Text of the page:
The damage from the Giago candidacy is now clear. Even Joshua Micah Marshall, the blogosphere's most religious Democratic booster, is having doubts about Daschle's re-election chances. Marshall wonders what's so different from the Thune-Johnson race of 2002. Plenty. Johnson ran as a conservative Democrat seeking drought relief for South Dakota ranchers. Daschle, as the face of the national Democratic Party, can't pull that off. He has already infuriated gun owners (see this too). The pro-lifers opposed his attempt to undermine the Laci Peterson bill. He completely fumbled the ethanol bill, a measure that is sacred in South Dakota, raising questions about Daschle's dwindling clout (Daschle was signing copies of his book, which tanked, causing the DNC to do a bulk buy). The Chamber of Commerce is against him. There's also the problem of the "family business", his new mansion in DC, and relations with the Bishop. These accumulated problems could be why he won't take questions back in South Dakota. Then there's this problem. And half of South Dakotans think Daschle puts the national Democratic party above their interests.
Nationally, Daschle's base is revolting against him, even calling for his resignation. Even former Daschle staffers think Daschle should step down as leader because he's ineffective when trying to run for re-election in SD too. When Daschle was busted for saying how great the Iraq war was going when he was in SD in February, he further alienated his national base. The Daschle campaign's assurances to SD voters that he supported the President 75% of the time made the national base even more angry. Even the Democrats in SD are divided--Daschle's campaign manager recently demanded the return of his donation to the Herseth campaign because of her gay marriage position.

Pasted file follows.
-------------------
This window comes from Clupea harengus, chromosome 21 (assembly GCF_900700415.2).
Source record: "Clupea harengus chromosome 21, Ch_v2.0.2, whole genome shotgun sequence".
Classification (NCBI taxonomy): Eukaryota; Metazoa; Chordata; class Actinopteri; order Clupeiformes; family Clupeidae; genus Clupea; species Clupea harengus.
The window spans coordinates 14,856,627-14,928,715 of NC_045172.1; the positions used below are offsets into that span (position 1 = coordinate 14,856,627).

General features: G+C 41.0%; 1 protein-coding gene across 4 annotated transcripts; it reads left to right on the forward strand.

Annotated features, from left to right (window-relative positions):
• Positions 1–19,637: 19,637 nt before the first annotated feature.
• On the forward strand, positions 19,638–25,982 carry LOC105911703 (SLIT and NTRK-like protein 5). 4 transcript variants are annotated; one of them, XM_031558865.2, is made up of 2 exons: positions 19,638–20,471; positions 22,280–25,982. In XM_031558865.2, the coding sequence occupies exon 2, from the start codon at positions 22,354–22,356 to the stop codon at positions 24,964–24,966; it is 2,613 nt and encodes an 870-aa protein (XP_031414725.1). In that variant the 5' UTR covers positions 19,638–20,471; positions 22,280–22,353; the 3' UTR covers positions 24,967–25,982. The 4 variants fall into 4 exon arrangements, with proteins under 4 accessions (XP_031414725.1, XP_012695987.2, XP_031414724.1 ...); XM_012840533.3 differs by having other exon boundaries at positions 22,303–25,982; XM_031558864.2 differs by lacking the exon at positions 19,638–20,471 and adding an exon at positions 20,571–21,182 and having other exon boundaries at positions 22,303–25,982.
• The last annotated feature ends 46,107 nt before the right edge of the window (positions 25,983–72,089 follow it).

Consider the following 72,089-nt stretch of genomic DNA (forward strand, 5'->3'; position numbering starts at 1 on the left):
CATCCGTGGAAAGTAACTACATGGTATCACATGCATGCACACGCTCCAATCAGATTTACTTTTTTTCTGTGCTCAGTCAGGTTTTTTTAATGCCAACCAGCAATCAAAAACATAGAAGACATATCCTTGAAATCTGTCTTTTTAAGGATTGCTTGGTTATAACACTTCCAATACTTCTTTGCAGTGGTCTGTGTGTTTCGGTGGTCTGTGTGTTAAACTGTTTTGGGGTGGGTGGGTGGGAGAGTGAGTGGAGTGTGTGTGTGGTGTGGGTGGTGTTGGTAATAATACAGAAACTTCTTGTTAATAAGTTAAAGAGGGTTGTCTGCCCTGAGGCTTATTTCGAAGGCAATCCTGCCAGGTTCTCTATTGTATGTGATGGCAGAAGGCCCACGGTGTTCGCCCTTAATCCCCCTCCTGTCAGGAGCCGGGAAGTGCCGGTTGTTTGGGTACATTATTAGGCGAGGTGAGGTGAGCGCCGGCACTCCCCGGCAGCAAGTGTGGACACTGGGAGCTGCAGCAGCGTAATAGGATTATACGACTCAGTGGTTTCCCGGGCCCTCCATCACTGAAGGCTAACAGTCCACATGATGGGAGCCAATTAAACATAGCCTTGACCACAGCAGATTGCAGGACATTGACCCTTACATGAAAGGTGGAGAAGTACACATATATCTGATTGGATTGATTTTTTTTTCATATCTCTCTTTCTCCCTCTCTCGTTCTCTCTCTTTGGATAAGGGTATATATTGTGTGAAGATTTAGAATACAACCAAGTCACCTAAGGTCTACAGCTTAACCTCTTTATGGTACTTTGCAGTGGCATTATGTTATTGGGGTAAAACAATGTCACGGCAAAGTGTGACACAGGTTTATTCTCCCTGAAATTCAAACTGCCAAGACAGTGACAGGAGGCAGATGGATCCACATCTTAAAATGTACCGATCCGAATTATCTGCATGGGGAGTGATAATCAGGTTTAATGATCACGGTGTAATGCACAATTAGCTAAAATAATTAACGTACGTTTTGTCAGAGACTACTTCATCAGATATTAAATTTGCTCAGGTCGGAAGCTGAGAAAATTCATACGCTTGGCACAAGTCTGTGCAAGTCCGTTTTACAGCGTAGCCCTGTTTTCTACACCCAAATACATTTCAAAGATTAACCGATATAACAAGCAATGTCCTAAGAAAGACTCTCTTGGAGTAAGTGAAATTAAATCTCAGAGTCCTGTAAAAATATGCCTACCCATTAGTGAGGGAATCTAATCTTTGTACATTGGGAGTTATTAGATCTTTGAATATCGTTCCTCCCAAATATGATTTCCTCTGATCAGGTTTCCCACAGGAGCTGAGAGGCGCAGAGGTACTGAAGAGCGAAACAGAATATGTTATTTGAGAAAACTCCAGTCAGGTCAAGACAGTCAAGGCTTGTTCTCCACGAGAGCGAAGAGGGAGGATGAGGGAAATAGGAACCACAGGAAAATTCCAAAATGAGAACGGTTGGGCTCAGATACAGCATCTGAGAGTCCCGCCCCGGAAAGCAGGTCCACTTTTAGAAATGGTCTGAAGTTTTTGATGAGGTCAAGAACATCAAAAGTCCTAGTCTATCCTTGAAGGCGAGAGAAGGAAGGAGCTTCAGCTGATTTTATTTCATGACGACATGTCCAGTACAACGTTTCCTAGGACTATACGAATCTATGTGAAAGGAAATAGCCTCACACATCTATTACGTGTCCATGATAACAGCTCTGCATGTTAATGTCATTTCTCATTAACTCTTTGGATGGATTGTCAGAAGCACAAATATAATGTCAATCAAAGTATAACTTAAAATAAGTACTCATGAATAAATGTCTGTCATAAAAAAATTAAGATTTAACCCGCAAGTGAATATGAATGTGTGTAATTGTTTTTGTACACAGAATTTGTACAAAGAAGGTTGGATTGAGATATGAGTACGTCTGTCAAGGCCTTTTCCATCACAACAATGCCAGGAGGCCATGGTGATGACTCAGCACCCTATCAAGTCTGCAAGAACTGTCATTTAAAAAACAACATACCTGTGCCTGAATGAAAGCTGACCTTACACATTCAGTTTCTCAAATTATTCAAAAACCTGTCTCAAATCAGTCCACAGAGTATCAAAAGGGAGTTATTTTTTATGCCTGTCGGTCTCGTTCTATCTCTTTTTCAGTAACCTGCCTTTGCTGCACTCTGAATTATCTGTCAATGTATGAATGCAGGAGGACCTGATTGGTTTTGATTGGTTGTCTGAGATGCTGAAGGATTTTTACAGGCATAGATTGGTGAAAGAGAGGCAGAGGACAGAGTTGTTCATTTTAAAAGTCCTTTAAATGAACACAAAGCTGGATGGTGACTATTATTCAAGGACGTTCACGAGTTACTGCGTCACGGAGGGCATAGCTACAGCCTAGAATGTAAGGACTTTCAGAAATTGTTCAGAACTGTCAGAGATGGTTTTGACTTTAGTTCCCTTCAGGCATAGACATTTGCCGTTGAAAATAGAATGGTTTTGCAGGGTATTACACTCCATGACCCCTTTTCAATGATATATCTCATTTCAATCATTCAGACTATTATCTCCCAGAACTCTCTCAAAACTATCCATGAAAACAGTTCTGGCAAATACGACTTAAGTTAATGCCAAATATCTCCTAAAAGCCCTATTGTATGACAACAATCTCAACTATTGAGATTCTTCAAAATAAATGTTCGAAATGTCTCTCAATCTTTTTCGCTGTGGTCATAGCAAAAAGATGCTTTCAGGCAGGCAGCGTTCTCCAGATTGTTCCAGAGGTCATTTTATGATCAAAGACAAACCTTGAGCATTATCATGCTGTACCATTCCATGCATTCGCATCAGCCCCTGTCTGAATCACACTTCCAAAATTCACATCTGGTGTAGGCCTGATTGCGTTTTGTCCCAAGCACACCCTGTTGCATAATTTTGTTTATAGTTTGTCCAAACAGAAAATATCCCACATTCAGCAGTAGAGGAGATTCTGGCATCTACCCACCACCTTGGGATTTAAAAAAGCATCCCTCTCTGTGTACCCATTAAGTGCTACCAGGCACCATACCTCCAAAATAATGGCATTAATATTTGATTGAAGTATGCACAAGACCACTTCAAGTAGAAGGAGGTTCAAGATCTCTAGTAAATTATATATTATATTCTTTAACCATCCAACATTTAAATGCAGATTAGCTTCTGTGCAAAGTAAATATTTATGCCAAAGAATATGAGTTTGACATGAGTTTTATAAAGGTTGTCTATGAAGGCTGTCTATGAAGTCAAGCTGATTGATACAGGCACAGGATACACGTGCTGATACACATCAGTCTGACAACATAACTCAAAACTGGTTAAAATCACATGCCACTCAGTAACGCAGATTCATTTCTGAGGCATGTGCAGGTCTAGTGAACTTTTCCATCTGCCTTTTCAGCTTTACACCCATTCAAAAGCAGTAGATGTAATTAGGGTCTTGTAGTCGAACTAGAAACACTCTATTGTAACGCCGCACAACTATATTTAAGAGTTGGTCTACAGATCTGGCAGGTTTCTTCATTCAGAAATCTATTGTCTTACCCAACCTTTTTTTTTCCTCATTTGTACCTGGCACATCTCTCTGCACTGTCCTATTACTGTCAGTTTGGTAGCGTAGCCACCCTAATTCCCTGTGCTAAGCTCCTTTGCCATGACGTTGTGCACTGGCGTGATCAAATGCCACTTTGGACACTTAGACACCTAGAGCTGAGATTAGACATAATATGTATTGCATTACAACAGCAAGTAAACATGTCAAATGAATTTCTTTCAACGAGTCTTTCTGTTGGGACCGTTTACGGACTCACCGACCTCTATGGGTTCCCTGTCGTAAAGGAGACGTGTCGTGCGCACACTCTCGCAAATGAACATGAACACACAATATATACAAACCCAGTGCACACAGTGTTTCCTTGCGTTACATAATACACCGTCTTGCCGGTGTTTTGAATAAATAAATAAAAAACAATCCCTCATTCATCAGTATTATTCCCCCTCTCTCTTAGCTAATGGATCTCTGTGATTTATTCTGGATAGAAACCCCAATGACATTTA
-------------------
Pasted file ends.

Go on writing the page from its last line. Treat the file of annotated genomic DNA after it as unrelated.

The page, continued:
In addition to Daschle having to contend with serious Indian opponents like Tim Giago, Thune has picked up significant Indian support. Daschle's attempts to build support have also fallen flat. Daschle has spent $6 million on ads--what Roll Call deemed a "spending spree"--and hasn't moved the polls a lick. He's slipped, actually, to 48%-45%, and Thune hasn't run an ad yet! Here's more on the polling.
The fundamental problem is that Daschle can't maintain the "house of cards" he's built--he can't pretend to be a conservative in South Dakota and lead the liberal vanguard in Washington. People in South Dakota, despite Daschle's $6 million media barrage, know such posturing is dishonest. Daschle may have thought he could pull it off. He may have become blinded by his own cynicism. The obvious comparison is to George McGovern, who ran as a liberal and, when the voters turned against liberalism, was defeated, while proudly adhering to his beliefs, instead of embracing spin, cynicism, and obfuscation.
UPDATE: Powerline weighs in. So does Hugh Hewitt (Hugh notes: "There's even a blog devoted exclusively to this race, which is a pretty interesting development. Bookmark Daschle v. Thune for updates on the marquee race of 2004." -- thanks Hugh!). See Joe's Blog for Daschle as chicken. Econpundit also takes notice, as does Betsy's Page and Slublog.